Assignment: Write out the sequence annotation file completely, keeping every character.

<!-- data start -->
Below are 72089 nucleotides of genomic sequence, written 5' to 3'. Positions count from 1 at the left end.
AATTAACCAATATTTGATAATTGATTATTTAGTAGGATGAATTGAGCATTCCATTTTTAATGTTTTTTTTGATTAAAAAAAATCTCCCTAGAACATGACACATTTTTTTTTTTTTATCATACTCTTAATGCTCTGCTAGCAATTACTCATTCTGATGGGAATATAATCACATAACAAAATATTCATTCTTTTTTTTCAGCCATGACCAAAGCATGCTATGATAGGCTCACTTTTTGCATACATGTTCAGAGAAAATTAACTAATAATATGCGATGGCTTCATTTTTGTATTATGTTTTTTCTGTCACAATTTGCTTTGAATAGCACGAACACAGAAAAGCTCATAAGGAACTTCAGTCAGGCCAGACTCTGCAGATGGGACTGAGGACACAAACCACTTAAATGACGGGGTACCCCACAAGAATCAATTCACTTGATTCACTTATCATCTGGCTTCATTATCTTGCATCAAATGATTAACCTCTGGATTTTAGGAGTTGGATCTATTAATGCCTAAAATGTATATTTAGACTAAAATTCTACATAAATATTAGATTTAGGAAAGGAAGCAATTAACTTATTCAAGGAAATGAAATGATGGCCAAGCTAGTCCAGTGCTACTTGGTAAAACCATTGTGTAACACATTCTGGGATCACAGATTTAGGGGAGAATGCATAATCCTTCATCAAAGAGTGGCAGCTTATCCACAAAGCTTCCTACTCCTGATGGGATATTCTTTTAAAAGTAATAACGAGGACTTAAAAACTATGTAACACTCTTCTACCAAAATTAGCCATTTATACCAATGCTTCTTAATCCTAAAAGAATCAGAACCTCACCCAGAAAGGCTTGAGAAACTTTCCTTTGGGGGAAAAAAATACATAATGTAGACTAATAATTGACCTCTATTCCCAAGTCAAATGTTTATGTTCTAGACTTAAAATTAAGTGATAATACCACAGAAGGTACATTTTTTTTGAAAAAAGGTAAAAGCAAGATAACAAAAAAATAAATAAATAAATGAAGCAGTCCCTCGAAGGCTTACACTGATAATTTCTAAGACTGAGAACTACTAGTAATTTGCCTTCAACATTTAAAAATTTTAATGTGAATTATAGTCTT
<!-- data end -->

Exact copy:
Below are 72089 nucleotides of genomic sequence, written 5' to 3'. Positions count from 1 at the left end.
AATTAACCAATATTTGATAATTGATTATTTAGTAGGATGAATTGAGCATTCCATTTTTAATGTTTTTTTTGATTAAAAAAAATCTCCCTAGAACATGACACATTTTTTTTTTTTTATCATACTCTTAATGCTCTGCTAGCAATTACTCATTCTGATGGGAATATAATCACATAACAAAATATTCATTCTTTTTTTTCAGCCATGACCAAAGCATGCTATGATAGGCTCACTTTTTGCATACATGTTCAGAGAAAATTAACTAATAATATGCGATGGCTTCATTTTTGTATTATGTTTTTTCTGTCACAATTTGCTTTGAATAGCACGAACACAGAAAAGCTCATAAGGAACTTCAGTCAGGCCAGACTCTGCAGATGGGACTGAGGACACAAACCACTTAAATGACGGGGTACCCCACAAGAATCAATTCACTTGATTCACTTATCATCTGGCTTCATTATCTTGCATCAAATGATTAACCTCTGGATTTTAGGAGTTGGATCTATTAATGCCTAAAATGTATATTTAGACTAAAATTCTACATAAATATTAGATTTAGGAAAGGAAGCAATTAACTTATTCAAGGAAATGAAATGATGGCCAAGCTAGTCCAGTGCTACTTGGTAAAACCATTGTGTAACACATTCTGGGATCACAGATTTAGGGGAGAATGCATAATCCTTCATCAAAGAGTGGCAGCTTATCCACAAAGCTTCCTACTCCTGATGGGATATTCTTTTAAAAGTAATAACGAGGACTTAAAAACTATGTAACACTCTTCTACCAAAATTAGCCATTTATACCAATGCTTCTTAATCCTAAAAGAATCAGAACCTCACCCAGAAAGGCTTGAGAAACTTTCCTTTGGGGGAAAAAAATACATAATGTAGACTAATAATTGACCTCTATTCCCAAGTCAAATGTTTATGTTCTAGACTTAAAATTAAGTGATAATACCACAGAAGGTACATTTTTTTTGAAAAAAGGTAAAAGCAAGATAACAAAAAAATAAATAAATAAATGAAGCAGTCCCTCGAAGGCTTACACTGATAATTTCTAAGACTGAGAACTACTAGTAATTTGCCTTCAACATTTAAAAATTTTAATGTGAATTATAGTCTT